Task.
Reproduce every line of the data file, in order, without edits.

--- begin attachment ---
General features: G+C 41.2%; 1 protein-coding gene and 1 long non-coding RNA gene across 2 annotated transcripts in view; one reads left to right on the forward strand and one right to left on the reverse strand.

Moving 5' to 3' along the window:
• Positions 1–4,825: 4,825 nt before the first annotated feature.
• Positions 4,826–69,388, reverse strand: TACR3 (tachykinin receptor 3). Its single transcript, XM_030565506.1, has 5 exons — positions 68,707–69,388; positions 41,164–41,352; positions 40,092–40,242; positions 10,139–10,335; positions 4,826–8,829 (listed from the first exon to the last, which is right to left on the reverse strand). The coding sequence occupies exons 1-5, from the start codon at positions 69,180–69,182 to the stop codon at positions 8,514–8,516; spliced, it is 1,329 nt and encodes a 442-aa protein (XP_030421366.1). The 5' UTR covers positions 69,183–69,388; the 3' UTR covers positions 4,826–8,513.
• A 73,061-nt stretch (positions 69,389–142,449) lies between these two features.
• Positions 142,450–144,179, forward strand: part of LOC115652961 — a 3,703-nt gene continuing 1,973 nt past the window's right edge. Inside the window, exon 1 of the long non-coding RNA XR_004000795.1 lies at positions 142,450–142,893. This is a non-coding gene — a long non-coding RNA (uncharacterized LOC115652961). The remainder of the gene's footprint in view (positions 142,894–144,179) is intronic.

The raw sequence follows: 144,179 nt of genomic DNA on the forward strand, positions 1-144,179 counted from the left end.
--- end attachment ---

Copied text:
General features: G+C 41.2%; 1 protein-coding gene and 1 long non-coding RNA gene across 2 annotated transcripts in view; one reads left to right on the forward strand and one right to left on the reverse strand.

Moving 5' to 3' along the window:
• Positions 1–4,825: 4,825 nt before the first annotated feature.
• Positions 4,826–69,388, reverse strand: TACR3 (tachykinin receptor 3). Its single transcript, XM_030565506.1, has 5 exons — positions 68,707–69,388; positions 41,164–41,352; positions 40,092–40,242; positions 10,139–10,335; positions 4,826–8,829 (listed from the first exon to the last, which is right to left on the reverse strand). The coding sequence occupies exons 1-5, from the start codon at positions 69,180–69,182 to the stop codon at positions 8,514–8,516; spliced, it is 1,329 nt and encodes a 442-aa protein (XP_030421366.1). The 5' UTR covers positions 69,183–69,388; the 3' UTR covers positions 4,826–8,513.
• A 73,061-nt stretch (positions 69,389–142,449) lies between these two features.
• Positions 142,450–144,179, forward strand: part of LOC115652961 — a 3,703-nt gene continuing 1,973 nt past the window's right edge. Inside the window, exon 1 of the long non-coding RNA XR_004000795.1 lies at positions 142,450–142,893. This is a non-coding gene — a long non-coding RNA (uncharacterized LOC115652961). The remainder of the gene's footprint in view (positions 142,894–144,179) is intronic.

The raw sequence follows: 144,179 nt of genomic DNA on the forward strand, positions 1-144,179 counted from the left end.